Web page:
During World War I, Hiroshima became a focal point of military activity, as the Japanese government entered the war on the Allied side. About 500 German prisoners of war were held in Ninoshima Island in Hiroshima Bay.
The growth of Hiroshima as a city continued after the First World War, as the city now attracted the attention of the Catholic Church, and on May 4, 1923, an Apostolic Vicar was appointed for that city. During World War II, the 2nd General Army and Chugoku Regional Army were headquartered in Hiroshima, and the Army Marine Headquarters was located at Ujina port. The city also had large depots of military supplies, and was a key center for shipping.
The bombing of Tokyo and other cities in Japan during World War II caused widespread destruction and hundreds of thousands of deaths. For example, Toyama, an urban area of 128,000, was nearly fully destroyed, and incendiary attacks on Tokyo claimed the lives of 100,000 people. There were no such air raids in Hiroshima. However, the threat was certainly there and to protect against potential firebombings in Hiroshima, students (between 11–14 years) were mobilized to demolish houses and create firebreaks.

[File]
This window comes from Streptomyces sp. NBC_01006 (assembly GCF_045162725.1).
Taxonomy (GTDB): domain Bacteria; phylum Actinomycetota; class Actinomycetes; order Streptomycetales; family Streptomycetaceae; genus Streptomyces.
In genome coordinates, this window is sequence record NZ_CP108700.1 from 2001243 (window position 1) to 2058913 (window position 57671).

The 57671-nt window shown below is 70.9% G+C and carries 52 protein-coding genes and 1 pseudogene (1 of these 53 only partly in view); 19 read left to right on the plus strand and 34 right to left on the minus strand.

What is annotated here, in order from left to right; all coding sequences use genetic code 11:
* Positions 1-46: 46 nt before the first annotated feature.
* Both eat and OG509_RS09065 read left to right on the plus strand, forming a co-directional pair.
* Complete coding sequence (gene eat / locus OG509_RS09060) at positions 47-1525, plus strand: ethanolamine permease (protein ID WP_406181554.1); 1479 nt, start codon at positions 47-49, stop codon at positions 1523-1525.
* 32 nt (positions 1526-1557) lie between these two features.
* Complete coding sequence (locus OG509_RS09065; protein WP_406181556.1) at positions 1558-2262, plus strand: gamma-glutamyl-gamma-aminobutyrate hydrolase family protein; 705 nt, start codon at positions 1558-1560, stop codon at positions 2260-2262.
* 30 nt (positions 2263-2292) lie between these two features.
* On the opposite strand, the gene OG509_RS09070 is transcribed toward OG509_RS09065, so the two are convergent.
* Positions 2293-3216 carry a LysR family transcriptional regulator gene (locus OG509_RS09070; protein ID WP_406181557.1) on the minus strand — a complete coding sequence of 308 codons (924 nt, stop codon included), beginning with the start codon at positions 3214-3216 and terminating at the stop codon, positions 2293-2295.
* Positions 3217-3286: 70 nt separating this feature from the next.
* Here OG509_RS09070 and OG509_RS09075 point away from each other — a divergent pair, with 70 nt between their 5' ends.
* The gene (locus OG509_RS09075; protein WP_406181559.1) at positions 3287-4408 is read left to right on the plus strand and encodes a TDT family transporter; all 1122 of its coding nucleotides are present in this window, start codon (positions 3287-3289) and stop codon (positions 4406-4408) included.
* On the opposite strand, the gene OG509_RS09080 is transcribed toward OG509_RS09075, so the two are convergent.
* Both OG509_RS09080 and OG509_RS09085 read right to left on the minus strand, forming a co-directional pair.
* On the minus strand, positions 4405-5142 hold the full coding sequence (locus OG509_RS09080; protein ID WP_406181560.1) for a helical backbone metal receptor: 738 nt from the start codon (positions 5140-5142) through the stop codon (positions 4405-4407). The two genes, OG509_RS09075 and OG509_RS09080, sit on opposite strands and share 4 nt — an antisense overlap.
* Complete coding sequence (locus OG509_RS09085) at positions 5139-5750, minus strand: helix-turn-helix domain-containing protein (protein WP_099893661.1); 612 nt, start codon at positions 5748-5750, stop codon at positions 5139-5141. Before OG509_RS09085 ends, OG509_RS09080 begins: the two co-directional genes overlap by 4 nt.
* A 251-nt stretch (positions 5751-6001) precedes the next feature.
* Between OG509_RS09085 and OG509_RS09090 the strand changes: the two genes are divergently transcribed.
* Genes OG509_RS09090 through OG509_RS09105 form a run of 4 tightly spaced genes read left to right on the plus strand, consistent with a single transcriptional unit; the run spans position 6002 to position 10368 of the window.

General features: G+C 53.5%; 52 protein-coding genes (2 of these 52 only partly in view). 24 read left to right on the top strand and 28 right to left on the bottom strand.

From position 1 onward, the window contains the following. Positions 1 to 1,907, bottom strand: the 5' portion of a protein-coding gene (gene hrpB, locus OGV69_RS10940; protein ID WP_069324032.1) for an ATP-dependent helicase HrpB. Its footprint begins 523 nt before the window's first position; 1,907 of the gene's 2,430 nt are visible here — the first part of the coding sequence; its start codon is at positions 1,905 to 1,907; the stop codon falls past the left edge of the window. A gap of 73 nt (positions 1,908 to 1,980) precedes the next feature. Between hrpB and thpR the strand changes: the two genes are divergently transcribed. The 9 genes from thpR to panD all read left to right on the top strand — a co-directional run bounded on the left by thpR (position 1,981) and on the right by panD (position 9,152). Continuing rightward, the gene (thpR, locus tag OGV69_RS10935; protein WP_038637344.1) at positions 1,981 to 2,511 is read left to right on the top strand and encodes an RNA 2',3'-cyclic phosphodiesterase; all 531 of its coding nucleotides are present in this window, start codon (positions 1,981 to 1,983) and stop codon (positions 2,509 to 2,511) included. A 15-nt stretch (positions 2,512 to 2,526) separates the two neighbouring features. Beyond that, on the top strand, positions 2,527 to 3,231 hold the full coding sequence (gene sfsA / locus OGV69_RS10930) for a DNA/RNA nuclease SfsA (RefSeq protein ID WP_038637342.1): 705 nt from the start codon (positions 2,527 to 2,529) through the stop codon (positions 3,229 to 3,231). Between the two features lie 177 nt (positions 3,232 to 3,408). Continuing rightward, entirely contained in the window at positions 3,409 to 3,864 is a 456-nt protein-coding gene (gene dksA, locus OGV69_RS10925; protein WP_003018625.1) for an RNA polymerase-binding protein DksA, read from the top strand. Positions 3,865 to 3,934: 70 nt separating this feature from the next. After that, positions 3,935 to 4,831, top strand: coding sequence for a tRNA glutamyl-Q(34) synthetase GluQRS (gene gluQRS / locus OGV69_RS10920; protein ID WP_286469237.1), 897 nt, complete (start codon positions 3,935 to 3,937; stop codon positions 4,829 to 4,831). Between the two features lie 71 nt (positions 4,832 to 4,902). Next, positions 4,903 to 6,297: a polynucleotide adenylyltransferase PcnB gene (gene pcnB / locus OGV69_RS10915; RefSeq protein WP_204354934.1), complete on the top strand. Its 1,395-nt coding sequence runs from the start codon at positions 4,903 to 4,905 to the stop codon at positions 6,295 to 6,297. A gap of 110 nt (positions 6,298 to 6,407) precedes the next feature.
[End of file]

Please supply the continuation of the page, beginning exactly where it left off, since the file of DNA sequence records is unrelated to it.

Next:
On Monday, August 6, 1945, at 8:15 a.m., the Atomic Bomb "Little Boy" was dropped on Hiroshima by an American B-29 bomber, the Enola Gay, flown by Paul Tibbets, directly killing an estimated 80,000 people. By the end of the year, injury and radiation brought total casualties to 90,000–140,000. The population before the bombing was around 340,000 to 350,000. Approximately 69% of the city's buildings were completely destroyed, and another 7% severely damaged.
Research about the effects of the attack was restricted during the occupation of Japan, and information censored until the signing of the San Francisco Peace Treaty in 1951, restoring control to the Japanese.
The oleander is the official flower of the city of Hiroshima because it was the first to bloom again after the explosion of the atomic bomb in 1945.
http://m.youtube.com/watch?v=AtSt5XZ7fq4 bomb video
Government documents (notably the report of the US Strategic Bombing Survey released in July, 1946) and memoirs of military and civilian leaders like Dwight Eisenhower, Douglas MacArthur, Chester Nimitz and Chief of Staff Adm Leahy would be a good starting point. They will explain to you why the bombs were not necessary to bring about the Japanese surrender and how they did not save American (or Allied or Japanese lives).
In the months before Little Boy was dropped, the US had destroyed 67 Japanese cities and killed some 2 million Japanese civilians by convention TNT and incendiary bombs. Curtis LeMay complained that he had no meaningful targets left against which to task his bombers. Military planners had concluded that Operation Downfall, the invasion of Japan, was not, in all probability, going to be necessary. The earliest the landings were going to happen, if at all, was early November. The landings were not going to be anywhere near Nagasaki (never intended as the primary target of Fat Man in any case) or Hiroshima.
After the fall of Saipan, the Tojo Cabinet fell and the peace movement that had been trying to end the war gained strength. Peace overtures were sent through Sweden, Switzerland, Moscow and elsewhere.